News Release

14 Snails Not Warranted for ESA Listing

The west coast mollusks not believed to be at serious risk of extinction

September 17, 2012

Media Contacts:
Sacramento, CA: Robert Moler, 916/414-6606, robert_moler@fws.gov
Klamath Falls, OR: Matt Baun, 530/842-5763, matt_baun@fws.gov
Portland, OR: Joan Jewett, 503/231-6211, joan_jewett@fws.gov
Lacey, WA: Doug Zimmer, 360/753-4370, douglas_zimmer@fws.gov

Sacramento - The U.S. Fish and Wildlife Service announced today that 14 aquatic mollusks do not warrant listing under the Endangered Species Act (ESA).  The Service found that eight of the 14 mollusks were not listable entities under the definition of the ESA.  The other six mollusks were found to not be warranted for listing because a review of the best available scientific and commercial information does not indicate downward population trends or that threats are negatively impacting known occurrences of these species.

Known as a 12-month finding, today’s announcement addresses 14 aquatic mollusks of the 29 total mollusks that the Service was petitioned to list in 2008.  The Fish and Wildlife Offices in California, Oregon and Washington with local knowledge of the 14 species are listed below:

  • Sacramento, CA:  Canary duskysnail, Cinnamon juga snail, Goose Valley pebblesnail, Hat Creek pebblesnail, Knobby rams-horn snail, Nugget pebblesnail, Potem Creek pebblesnail, Shasta pebblesnail
  • Klamath Falls, OR:  Klamath Rim pebblesnail (formerly Diminutive pebblesnail), Fredenburg pebblesnail (formerly Nerite pebblesnail), Tall pebblesnail
  • Portland, OR:  Basalt juga snail, Columbia duskysnail
  • Lacey, WA:  Masked duskysnail

Eight of the petitioned aquatic mollusks have not been formally described as species or subspecies in a peer-reviewed journal, or in any other source commonly accepted by the scientific community, although they were informally identified as potential species in the early 1990s, based primarily on differences in shell morphology.  Since then, genetic testing has shown that differences in shell morphology are not reliable in species identification.  Additionally, the informal descriptions lack genetic data, data regarding microscopic anatomical features such as radula (tongue), and photographs or drawings of anatomical features other than the shell.  Such data are often highly distinctive, and are of key importance in formal descriptions of mollusk species.  This led the Service to conclude that the current basis for classification is not sufficient to treat these mollusks as listable entities.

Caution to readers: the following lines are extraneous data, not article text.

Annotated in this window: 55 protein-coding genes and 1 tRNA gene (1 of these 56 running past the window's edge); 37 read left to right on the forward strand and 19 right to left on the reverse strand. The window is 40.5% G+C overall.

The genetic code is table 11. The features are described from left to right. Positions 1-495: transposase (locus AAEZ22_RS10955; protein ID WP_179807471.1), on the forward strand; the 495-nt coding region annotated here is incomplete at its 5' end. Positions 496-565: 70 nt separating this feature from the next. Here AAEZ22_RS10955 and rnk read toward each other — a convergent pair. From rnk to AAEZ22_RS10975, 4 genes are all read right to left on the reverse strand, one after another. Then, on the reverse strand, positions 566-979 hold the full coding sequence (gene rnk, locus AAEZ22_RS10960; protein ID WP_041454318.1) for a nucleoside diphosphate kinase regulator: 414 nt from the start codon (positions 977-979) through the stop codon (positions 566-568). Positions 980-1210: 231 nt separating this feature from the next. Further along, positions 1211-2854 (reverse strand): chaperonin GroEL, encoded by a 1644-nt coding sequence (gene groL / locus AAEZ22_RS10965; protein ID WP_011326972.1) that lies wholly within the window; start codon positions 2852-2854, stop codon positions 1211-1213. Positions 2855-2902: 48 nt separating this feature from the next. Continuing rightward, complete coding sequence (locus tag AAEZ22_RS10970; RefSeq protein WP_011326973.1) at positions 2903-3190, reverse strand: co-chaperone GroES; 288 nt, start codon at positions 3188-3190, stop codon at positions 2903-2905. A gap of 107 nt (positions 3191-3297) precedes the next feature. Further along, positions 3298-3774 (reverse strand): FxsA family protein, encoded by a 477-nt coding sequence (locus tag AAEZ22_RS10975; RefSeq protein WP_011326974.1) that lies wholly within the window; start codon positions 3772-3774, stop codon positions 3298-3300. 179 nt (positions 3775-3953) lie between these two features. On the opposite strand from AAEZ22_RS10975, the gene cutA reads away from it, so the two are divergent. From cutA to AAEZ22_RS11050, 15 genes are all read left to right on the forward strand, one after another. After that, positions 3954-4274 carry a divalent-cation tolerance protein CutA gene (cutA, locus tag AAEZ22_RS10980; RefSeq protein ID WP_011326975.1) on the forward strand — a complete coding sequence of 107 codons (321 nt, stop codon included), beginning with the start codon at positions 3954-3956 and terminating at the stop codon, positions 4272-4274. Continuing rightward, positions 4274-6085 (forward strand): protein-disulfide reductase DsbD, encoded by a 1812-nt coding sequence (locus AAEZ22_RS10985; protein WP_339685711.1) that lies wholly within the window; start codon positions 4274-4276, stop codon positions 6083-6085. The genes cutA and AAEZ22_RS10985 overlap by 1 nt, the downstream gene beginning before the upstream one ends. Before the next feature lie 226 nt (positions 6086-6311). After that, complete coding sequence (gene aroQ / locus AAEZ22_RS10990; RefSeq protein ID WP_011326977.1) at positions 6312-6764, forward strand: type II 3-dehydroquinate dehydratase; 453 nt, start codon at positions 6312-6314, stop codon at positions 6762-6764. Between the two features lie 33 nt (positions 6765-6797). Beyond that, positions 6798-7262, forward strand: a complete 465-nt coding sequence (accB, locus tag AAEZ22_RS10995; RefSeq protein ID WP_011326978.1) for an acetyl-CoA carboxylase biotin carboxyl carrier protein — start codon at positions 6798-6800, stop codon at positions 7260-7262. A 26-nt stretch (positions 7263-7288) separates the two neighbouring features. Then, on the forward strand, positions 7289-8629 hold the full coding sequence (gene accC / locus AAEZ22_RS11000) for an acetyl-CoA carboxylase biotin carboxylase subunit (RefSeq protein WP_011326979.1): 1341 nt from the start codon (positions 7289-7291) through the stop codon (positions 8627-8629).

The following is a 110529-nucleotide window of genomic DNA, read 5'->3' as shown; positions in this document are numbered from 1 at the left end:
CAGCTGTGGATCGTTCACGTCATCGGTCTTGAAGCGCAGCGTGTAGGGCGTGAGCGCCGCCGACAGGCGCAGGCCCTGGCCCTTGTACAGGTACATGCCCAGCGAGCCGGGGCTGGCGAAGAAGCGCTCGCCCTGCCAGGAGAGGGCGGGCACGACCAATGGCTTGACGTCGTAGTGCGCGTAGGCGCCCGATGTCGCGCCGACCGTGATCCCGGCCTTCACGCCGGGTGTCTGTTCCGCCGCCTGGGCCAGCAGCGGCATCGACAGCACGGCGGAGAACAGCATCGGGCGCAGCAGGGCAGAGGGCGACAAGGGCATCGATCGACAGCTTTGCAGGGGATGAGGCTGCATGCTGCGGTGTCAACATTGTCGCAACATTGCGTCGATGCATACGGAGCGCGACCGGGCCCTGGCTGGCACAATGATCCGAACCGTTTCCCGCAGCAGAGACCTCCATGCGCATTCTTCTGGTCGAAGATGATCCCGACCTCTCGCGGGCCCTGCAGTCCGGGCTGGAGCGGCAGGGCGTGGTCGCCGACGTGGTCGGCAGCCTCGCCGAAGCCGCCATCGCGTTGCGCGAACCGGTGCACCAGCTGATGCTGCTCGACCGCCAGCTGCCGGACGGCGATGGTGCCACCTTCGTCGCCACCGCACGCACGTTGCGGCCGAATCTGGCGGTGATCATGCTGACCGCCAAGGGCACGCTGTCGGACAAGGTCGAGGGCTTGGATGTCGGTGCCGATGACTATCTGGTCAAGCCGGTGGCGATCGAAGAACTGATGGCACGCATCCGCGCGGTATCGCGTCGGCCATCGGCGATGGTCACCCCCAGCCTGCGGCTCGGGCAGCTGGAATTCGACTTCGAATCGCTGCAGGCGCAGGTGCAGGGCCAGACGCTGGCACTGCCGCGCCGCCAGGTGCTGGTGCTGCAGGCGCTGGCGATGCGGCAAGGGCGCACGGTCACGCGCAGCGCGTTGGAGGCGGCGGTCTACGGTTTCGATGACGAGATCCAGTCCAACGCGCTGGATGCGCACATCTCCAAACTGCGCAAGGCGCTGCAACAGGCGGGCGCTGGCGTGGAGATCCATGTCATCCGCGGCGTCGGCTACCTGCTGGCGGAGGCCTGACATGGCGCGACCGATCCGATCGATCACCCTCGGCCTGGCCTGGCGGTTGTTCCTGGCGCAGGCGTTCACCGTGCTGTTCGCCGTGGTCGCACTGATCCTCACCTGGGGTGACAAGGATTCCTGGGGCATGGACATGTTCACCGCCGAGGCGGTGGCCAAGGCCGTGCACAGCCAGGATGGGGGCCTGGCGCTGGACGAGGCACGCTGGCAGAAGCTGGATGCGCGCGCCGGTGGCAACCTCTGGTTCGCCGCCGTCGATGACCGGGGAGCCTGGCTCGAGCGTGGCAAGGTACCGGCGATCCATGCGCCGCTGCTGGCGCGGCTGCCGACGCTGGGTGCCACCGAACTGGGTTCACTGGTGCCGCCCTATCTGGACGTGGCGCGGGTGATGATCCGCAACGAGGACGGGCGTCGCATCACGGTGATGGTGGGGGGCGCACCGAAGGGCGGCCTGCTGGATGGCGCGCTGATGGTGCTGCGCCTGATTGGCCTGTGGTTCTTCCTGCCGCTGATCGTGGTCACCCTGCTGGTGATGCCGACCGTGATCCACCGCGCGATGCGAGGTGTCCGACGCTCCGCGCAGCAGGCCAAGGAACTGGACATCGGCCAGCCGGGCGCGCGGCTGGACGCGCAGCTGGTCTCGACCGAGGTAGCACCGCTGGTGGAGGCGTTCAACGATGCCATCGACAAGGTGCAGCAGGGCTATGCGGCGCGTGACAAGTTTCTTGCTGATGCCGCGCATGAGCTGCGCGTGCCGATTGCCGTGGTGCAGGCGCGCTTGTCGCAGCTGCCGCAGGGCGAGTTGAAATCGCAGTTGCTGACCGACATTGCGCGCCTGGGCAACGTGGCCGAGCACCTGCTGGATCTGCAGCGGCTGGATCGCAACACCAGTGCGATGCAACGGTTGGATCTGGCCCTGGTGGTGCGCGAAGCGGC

The remaining six aquatic mollusks have been formally described and are all endemic to northern California.  These occur primarily in Shasta and Siskiyou Counties, with a few occurrences in Tehama and Lassen Counties.  The number of known occurrences ranges from 5 for the Hat Creek pebblesnail to 44 for the Nugget pebblesnail.  Despite potential impacts from impoundments, pollution, logging, stochastic events, and other issues, at this time the Service did not find downward population trends or that the threats are negatively impacting the species.

More information on this finding and the species is available at http://www.fws.gov/sacramento

The Service asks the public to submit to them new information as it becomes available concerning population trends, additional occurrences, and threats to these mollusks.